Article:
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@InProceedings{dadush_et_al:LIPIcs.APPROX-RANDOM.2016.28, author = {Dadush, Daniel and Garg, Shashwat and Lovett, Shachar and Nikolov, Aleksandar}, title = {{Towards a Constructive Version of Banaszczyk's Vector Balancing Theorem}}, booktitle = {Approximation, Randomization, and Combinatorial Optimization. Algorithms and Techniques (APPROX/RANDOM 2016)}, pages = {28:1--28:12}, series = {Leibniz International Proceedings in Informatics (LIPIcs)}, ISBN = {978-3-95977-018-7}, ISSN = {1868-8969}, year = {2016}, volume = {60}, editor = {Jansen, Klaus and Mathieu, Claire and Rolim, Jos\'{e} D. P. and Umans, Chris}, publisher = {Schloss Dagstuhl -- Leibniz-Zentrum f{\"u}r Informatik}, address = {Dagstuhl, Germany}, URL = {https://drops.dagstuhl.de/entities/document/10.4230/LIPIcs.APPROX-RANDOM.2016.28}, URN = {urn:nbn:de:0030-drops-66512}, doi = {10.4230/LIPIcs.APPROX-RANDOM.2016.28}, annote = {Keywords: Discrepancy, Vector Balancing, Convex Geometry} }

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**Published in:** LIPIcs, Volume 30, 32nd International Symposium on Theoretical Aspects of Computer Science (STACS 2015)

Over the past several decades there has been steady progress towards the goal of polynomial-time approximation schemes (PTAS) for fundamental geometric combinatorial optimization problems. A foremost example is the geometric hitting set problem: given a set P of points and a set D of geometric objects, compute the minimum-sized subset of P that hits all objects in D. For the case where D is a set of disks in the plane, a PTAS was finally achieved in 2010, with a surprisingly simple algorithm based on local-search. Since then, local-search has turned out to be a powerful algorithmic approach towards achieving good approximation ratios for geometric problems (for geometric independent-set problem, for dominating sets, for the terrain guarding problem and several others).
Unfortunately all these algorithms have the same limitation: local search is able to give a PTAS, but with large running times. That leaves open the question of whether a better understanding - both combinatorial and algorithmic - of local search and the problem can give a better approximation ratio in a more reasonable time. In this paper, we investigate this question for hitting sets for disks in the plane. We present tight approximation bounds for (3,2)-local search and give an (8+\epsilon)-approximation algorithm with expected running time ˜O(n^{2.34}); the previous-best result achieving a similar approximation ratio gave a 10-approximation in time O(n^{15}) -- that too just for unit disks. The techniques and ideas generalize to (4,3) local search. Furthermore, as mentioned earlier, local-search has been used for several other geometric optimization problems; for all these problems our results show that (3,2) local search gives an 8-approximation and no better \footnote{This is assuming the use of the standard framework. Improvement of the approximation factor by using additional properties specific to the problem may be possible.}. Similarly (4,3)-local search gives a 5-approximation for all these problems.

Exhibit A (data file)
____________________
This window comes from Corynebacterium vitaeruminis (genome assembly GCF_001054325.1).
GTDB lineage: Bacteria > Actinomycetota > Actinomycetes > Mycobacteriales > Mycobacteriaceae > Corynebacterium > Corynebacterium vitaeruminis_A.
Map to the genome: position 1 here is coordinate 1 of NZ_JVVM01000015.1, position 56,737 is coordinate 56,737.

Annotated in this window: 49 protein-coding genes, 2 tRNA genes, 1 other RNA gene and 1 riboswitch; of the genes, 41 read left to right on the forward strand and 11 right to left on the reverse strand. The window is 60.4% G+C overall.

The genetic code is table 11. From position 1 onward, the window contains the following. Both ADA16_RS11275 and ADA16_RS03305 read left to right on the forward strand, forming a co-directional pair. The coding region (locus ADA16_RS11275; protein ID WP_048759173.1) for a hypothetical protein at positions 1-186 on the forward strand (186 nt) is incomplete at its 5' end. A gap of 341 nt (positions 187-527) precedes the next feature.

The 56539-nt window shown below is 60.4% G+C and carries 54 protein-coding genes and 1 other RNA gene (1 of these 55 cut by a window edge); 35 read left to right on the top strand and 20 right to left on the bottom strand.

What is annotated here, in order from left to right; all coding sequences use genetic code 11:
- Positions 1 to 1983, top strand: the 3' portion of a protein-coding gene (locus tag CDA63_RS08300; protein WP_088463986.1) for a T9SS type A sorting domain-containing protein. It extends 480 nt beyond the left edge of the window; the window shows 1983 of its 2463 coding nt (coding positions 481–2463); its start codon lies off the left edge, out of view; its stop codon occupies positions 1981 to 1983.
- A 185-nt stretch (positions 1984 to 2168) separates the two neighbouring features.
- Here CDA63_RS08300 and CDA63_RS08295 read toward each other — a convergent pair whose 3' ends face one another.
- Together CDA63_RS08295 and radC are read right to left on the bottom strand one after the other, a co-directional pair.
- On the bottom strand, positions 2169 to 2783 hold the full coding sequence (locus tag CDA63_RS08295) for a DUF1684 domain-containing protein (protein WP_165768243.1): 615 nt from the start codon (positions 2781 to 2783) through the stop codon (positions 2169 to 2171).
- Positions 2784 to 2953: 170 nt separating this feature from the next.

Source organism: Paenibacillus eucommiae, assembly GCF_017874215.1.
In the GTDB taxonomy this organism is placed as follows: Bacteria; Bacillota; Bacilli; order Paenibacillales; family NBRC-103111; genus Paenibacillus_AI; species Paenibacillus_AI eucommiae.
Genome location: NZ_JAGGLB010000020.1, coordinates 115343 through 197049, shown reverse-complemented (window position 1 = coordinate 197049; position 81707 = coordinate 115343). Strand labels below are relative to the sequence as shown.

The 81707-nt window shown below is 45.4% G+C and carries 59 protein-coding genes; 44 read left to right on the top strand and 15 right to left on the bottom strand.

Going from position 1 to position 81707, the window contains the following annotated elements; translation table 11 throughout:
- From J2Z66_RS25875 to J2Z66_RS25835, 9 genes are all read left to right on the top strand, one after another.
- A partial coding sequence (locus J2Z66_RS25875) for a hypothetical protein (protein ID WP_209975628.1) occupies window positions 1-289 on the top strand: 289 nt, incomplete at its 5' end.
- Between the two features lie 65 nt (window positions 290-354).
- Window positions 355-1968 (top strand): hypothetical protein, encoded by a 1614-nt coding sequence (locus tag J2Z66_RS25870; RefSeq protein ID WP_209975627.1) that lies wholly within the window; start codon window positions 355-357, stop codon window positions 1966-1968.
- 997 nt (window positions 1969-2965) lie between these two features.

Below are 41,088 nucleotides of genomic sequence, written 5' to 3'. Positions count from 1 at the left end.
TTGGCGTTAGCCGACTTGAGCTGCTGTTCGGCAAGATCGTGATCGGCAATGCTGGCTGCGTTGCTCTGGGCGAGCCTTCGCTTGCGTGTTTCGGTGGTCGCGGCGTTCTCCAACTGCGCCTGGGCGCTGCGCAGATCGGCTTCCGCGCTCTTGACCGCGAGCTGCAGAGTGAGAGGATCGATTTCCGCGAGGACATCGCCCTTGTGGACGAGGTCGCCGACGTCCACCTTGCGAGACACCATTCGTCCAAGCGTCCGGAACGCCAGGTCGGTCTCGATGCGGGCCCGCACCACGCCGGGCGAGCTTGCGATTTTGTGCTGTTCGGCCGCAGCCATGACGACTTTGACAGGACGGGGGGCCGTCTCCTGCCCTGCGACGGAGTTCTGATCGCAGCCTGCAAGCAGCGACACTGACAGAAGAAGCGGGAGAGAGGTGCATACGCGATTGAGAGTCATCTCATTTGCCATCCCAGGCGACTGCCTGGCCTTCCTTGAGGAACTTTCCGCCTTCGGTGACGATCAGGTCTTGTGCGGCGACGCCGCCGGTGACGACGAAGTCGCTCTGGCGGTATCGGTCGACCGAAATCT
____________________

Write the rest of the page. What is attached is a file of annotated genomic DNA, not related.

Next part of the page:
Norbert Bus, Shashwat Garg, Nabil H. Mustafa, and Saurabh Ray. Improved Local Search for Geometric Hitting Set. In 32nd International Symposium on Theoretical Aspects of Computer Science (STACS 2015). Leibniz International Proceedings in Informatics (LIPIcs), Volume 30, pp. 184-196, Schloss Dagstuhl – Leibniz-Zentrum für Informatik (2015)

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@InProceedings{bus_et_al:LIPIcs.STACS.2015.184, author = {Bus, Norbert and Garg, Shashwat and Mustafa, Nabil H. and Ray, Saurabh}, title = {{Improved Local Search for Geometric Hitting Set}}, booktitle = {32nd International Symposium on Theoretical Aspects of Computer Science (STACS 2015)}, pages = {184--196}, series = {Leibniz International Proceedings in Informatics (LIPIcs)}, ISBN = {978-3-939897-78-1}, ISSN = {1868-8969}, year = {2015}, volume = {30}, editor = {Mayr, Ernst W. and Ollinger, Nicolas}, publisher = {Schloss Dagstuhl -- Leibniz-Zentrum f{\"u}r Informatik}, address = {Dagstuhl, Germany}, URL = {https://drops.dagstuhl.de/entities/document/10.4230/LIPIcs.STACS.2015.184}, URN = {urn:nbn:de:0030-drops-49135}, doi = {10.4230/LIPIcs.STACS.2015.184}, annote = {Keywords: hitting sets, Delaunay triangulation, local search, disks, geometric algorithms} }